By Scott Collins
LOS ANGELES (The Hollywood Reporter) --- The cast of CBS' hit "CSI: Crime Scene Investigation" has discovered that crime does pay, after all.
Recognizing the show's value, especially in its ultracompetitive 9 p.m. Thursday slot, CBS during the summer quietly doubled the salaries of the show's two stars, William Petersen and Marg Helgenberger, and hiked pay for other key cast members as well, sources said.
Petersen, who plays quirky investigator Gil Grissom, last season made about $100,000 per episode; he now earns $225,000-$250,000 per episode, including a producer's fee and advances against his profit participation, the sources said.
Helgenberger, who plays Catherine Willows, does not have a back-end deal or earn a producer's fee, according to sources, but her salary doubled this season to $150,000 per episode.
The forensic-science drama has become one of the biggest hits on television, last week drawing a series record of 30.5 million viewers for the third-season premiere. Even summer repeats of "CSI" drew top ratings for the network.
"CSI," produced by CBS Prods. and Alliance Atlantis in association with Jerry Bruckheimer, airs 23 episodes per season.
Other cast members, including Gary Dourdan and George Eads, are believed to have gotten substantial raises as well, though they do not command nearly the salaries that Petersen and Helgenberger do.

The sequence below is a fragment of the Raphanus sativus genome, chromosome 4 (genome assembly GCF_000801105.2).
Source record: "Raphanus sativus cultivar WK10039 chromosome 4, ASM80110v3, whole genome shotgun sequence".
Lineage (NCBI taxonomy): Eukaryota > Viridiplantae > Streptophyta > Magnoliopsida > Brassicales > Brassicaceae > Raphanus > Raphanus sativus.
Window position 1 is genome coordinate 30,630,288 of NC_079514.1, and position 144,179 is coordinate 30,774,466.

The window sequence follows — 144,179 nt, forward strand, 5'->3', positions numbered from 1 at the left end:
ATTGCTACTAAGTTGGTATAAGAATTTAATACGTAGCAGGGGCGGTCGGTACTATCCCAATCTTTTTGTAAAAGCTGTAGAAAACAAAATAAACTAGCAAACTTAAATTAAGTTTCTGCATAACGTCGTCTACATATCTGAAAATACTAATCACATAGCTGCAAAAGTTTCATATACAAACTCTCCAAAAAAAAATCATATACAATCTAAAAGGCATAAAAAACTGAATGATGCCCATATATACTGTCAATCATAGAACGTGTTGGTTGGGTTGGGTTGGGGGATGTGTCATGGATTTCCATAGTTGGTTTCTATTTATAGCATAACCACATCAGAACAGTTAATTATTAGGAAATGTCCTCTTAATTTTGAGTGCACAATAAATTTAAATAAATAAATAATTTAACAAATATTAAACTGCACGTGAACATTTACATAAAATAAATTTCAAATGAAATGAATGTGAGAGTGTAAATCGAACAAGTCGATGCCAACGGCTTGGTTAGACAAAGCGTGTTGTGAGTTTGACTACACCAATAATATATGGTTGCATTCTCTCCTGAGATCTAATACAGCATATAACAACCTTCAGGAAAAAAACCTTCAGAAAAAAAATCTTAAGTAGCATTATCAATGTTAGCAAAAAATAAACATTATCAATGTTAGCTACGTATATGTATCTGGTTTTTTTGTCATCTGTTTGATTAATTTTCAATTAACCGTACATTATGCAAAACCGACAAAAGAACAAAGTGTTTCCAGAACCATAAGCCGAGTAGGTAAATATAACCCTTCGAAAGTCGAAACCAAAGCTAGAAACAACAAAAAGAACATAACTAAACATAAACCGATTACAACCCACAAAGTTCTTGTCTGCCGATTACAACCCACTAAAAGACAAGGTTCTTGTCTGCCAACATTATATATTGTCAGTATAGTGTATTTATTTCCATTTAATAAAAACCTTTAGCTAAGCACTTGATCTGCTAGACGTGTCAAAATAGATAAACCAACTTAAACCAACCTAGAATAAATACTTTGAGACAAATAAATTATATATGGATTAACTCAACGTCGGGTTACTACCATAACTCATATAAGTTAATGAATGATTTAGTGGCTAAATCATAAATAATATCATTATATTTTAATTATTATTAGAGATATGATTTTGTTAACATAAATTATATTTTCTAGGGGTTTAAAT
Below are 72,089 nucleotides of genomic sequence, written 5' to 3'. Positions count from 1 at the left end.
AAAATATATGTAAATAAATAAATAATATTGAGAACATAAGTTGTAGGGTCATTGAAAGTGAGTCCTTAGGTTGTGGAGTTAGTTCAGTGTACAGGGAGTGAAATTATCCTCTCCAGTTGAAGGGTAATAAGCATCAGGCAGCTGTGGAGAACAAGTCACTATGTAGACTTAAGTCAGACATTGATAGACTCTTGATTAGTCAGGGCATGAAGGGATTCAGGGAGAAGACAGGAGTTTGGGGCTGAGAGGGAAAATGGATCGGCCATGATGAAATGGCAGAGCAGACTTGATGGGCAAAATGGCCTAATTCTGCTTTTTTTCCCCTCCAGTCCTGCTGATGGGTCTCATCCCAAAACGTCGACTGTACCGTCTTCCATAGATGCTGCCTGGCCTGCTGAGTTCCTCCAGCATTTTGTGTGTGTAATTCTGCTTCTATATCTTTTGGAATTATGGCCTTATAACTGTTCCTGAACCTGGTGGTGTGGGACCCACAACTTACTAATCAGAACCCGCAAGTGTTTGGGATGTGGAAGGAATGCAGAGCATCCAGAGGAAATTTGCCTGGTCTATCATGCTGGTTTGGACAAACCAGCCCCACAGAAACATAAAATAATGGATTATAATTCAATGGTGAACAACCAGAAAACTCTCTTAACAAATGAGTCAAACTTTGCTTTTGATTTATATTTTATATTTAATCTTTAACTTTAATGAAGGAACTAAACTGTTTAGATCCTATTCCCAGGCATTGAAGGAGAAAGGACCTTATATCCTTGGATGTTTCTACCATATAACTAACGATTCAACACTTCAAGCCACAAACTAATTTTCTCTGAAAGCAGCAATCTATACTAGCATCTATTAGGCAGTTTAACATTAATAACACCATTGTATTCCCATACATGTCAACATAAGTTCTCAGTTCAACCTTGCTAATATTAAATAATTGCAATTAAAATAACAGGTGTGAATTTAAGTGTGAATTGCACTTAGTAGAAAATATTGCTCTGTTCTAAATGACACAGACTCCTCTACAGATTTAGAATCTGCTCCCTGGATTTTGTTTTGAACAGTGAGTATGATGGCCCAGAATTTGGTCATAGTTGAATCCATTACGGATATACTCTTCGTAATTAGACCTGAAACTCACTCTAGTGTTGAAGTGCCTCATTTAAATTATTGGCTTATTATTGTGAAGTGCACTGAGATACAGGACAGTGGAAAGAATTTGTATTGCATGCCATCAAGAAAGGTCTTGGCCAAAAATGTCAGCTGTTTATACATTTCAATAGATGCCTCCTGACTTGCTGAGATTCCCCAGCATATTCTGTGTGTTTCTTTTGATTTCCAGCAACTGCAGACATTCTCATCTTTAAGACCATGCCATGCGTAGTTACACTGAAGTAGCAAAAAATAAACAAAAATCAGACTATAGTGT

Petersen is repped by UTA, Helgenberger by ICM.
A CBS spokesman declined comment, as did a spokeswoman for Alliance Atlantis. "CSI" co-executive producer Jonathan Littman, head of TV at Bruckheimer Films, did not return a call by press time.
Even after the raises, the "CSI" salaries do not approach those for some other popular series. The six principal cast members of NBC's "Friends" each earn $1 million per episode. "Frasier" star Kelsey Grammer reportedly makes more than $1.6 million per episode.
However, both of those shows have been on the air far longer than "CSI." Moreover, hit sitcoms usually generate far more profits through syndication than hit dramas do, which helps explain some of the pay disparity, sources say.
Even so, the new paychecks for Petersen and Helgenberger make them among the best-paid actors on TV.
While actors cast in new series typically sign four-year deals that specify salary increases for every season the show is renewed, it is not uncommon for agents to negotiate much higher increases if a show is a hit. In the first season of "CSI," Petersen earned $65,000 per episode, plus a $10,000-per-episode producer's fee. Helgenberger made $50,000 per episode.
By the end of the first season, when the show's ratings began to take off, CBS agreed to bump Petersen's salary to about $100,000 per episode, and Helgenberger's to $75,000 per episode.
That wasn't all. As a token of appreciation, CBS in the spring sent each of the principal cast members a big-screen, high-definition plasma television. Each TV set is worth at least $20,000.